Wednesday, Jun 28, 2017
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Deaths

Roy Treuhaft (1916-2017)

Agent had expertise in industrial real estate, pursued social work

Roy Treuhaft, a retired president of the former Michael Realty Co. whose colleagues prized his expertise in industrial real estate, died Monday at Sunset Village, Sylvania Township. He was 100.

He’d been in declining health recently, his son Alec Treuhaft said. He lived most recently at the Woodlands in Ottawa Hills. Earlier, he lived in Sylvania Township and the Old Orchard neighborhood of West Toledo.

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Treuhaft

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Mr. Treuhaft also was a former chairman of the Medical College of Ohio board of trustees, to which he was appointed in 1974 by then-Gov. John J. Gilligan.

His real-estate career of more than 35 years began in 1954, when Louis Michael hired him to be a specialist in industrial and commercial properties for Mr. Michael’s namesake realty firm. Mr. Treuhaft eventually became a partner, then president and chairman of the firm. In 1989, Pat Green, then The Blade’s real-estate editor, wrote that Mr. Treuhaft was “a senior statesman in Toledo’s industrial real estate community.”

Mr. Treuhaft was a “strong producer,” selling and leasing industrial and commercial properties, recalled William Kennelly, also a Michael partner and Mr. Treuhaft’s successor as president. He focused on making deals and could “set the young agents in the right direction.”

“He was extremely instrumental in keeping the company going because of his production,” Mr. Kennelly said.

Mr. Treuhaft served on the board of the Society of Industrial Realtors, was a former president of the society’s Ohio chapter, and took part in national conferences and events. As a result, his contacts from around the country were in touch when they found northwest Ohio opportunities — and kept him and Michael Realty abreast of industrial real-estate trends, Mr. Kennelly said.

An early success was the Expressway Industrial Park on Manhattan Boulevard, a first of its kind for Toledo in 1955, with proper zoning and utilities awaiting industrial businesses willing to locate there. A decade later came the Fort Industry Industrial Park on Alexis Road.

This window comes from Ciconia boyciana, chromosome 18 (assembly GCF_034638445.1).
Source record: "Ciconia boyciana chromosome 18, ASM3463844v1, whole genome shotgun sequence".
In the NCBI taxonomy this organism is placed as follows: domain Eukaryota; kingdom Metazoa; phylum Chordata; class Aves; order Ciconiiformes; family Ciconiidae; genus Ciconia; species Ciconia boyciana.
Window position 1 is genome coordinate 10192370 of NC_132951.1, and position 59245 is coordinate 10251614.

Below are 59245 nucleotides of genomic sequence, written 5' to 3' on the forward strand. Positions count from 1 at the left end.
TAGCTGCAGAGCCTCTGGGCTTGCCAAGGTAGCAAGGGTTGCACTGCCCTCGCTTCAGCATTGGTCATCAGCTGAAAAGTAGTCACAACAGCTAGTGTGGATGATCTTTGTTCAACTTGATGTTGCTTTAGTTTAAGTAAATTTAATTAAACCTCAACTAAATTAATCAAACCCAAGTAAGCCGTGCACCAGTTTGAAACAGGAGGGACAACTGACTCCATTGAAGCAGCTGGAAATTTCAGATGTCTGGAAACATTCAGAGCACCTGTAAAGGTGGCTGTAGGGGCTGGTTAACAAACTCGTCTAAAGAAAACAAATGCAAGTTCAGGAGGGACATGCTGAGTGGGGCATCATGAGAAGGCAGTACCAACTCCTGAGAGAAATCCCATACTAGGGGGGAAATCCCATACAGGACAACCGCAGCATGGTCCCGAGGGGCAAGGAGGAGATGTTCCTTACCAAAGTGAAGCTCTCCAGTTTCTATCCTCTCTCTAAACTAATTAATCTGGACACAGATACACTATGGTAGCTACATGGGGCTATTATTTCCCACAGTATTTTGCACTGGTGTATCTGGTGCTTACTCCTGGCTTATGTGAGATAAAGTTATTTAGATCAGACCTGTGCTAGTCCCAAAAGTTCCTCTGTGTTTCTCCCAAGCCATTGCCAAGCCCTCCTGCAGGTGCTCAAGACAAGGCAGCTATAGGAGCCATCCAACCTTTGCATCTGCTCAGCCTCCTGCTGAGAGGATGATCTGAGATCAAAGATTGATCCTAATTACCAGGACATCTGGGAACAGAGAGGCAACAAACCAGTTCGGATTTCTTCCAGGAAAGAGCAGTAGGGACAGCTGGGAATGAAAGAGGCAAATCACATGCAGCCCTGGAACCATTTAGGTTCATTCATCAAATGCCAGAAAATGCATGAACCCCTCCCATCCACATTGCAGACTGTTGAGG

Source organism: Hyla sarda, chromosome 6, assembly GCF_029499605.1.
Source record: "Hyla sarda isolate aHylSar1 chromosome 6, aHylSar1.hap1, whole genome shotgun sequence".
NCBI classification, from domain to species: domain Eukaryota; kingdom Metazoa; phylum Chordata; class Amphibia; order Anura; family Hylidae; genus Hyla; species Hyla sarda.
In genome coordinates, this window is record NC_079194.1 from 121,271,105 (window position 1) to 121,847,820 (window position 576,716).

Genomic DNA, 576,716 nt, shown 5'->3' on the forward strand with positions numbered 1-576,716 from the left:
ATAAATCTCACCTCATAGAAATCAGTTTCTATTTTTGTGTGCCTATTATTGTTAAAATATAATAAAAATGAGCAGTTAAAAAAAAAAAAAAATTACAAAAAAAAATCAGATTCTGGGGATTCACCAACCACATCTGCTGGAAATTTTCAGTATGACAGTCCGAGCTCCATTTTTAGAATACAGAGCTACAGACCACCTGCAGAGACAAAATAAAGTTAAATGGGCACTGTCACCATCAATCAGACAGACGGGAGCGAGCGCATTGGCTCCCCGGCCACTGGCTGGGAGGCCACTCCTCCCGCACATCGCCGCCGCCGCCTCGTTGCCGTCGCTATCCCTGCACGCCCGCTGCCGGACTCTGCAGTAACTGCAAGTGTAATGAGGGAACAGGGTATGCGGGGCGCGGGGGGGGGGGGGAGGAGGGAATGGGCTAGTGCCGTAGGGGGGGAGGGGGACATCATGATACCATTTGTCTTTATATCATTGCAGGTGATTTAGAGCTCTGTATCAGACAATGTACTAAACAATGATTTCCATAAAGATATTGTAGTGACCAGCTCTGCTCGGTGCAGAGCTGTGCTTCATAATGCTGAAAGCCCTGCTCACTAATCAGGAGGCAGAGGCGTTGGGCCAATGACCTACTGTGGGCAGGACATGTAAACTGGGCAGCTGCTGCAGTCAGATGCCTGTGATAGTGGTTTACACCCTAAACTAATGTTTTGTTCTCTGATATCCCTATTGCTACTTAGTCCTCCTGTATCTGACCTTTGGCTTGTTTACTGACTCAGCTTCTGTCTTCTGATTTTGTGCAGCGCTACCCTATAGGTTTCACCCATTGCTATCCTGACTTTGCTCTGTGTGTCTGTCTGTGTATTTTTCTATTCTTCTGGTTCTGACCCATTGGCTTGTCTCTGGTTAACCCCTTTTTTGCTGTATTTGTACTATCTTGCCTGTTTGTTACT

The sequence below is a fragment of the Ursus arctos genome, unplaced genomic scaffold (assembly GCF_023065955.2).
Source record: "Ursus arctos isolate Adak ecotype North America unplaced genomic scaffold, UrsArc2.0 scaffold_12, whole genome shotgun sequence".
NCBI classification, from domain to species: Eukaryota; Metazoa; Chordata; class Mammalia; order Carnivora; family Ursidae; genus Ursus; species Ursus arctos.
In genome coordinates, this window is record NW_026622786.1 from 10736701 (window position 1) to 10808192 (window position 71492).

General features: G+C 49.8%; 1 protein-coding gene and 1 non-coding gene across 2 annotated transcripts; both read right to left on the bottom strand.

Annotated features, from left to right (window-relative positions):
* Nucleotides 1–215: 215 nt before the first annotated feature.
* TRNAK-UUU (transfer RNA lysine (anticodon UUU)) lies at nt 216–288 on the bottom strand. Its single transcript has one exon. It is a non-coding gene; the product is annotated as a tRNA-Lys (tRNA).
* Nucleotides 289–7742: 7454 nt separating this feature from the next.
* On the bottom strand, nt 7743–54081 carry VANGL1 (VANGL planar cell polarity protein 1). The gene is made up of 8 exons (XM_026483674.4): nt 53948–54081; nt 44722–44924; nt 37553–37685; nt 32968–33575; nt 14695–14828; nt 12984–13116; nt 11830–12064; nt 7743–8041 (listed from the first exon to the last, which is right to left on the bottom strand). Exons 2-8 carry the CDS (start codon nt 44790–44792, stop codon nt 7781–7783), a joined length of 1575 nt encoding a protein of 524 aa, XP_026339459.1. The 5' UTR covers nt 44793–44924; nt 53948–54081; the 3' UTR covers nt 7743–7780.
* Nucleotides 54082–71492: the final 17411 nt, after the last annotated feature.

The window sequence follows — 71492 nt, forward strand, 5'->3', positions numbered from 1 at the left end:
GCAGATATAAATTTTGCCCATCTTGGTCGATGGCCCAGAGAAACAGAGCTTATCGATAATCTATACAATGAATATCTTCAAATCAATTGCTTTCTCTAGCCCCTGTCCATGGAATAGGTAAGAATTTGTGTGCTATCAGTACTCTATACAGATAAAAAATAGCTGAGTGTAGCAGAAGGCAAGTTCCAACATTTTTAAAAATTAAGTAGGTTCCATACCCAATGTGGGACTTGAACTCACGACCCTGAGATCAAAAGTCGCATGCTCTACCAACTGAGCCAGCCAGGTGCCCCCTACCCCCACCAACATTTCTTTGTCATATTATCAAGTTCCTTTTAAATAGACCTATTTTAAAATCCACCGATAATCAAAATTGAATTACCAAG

He helped develop a multi-story West Toledo physicians’ office building. Near the end of his career, he said the lack of a central economic planning authority was a detriment to the region.

“I don’t care where the control is, it ought to be centralized,” Mr. Treuhaft said in 1989.

He was a former board president of the Toledo Jewish Home for the Aged, best known as Darlington House, and served on the Jewish Community Center Board.

Born Aug. 31, 1916, to Belle and Sol Treuhaft, he was a 1934 graduate of Scott High School and attended the University of Toledo for two years. An Eagle Scout, he was assistant scoutmaster of Boy Scout Troop 37. So interested was he in helping others that he received bachelor’s and master’s degrees in social work from Ohio State University, his son said.

Afterward, he was general manager of a Lafayette, Ind., food service company in his wife’s family. He was a Navy veteran of World War II, serving in the Pacific Theater. He later worked at a floor-covering business family members had opened.

“When Lou invited him to go to Michael Realty, and Dad said, ‘I don’t know the first thing about real estate,’ Lou’s remark was, ‘But you’ve got integrity, and that’s what counts,’” Mr. Treuhaft’s son Alex said.

He and the former Doris Hahn married in November, 1940. She died June 21, 2002.

Surviving are his sons Paul, William, and Alec Treuhaft; five grandchildren, and seven great-grandchildren.

Graveside services will begin at 12:30 p.m. April 30 in Historic Woodlawn Cemetery. The family will then greet visitors from 3-5 p.m. in the Temple-Congregation Shomer Emunim, Sylvania Township, of which he was a member.

The family suggests tributes to the UT Foundation for the Roy Treuhaft Scholarship at the college of medicine and life sciences.

Contact Mark Zaborney at: mzaborney@theblade.com or 419-724-6182.

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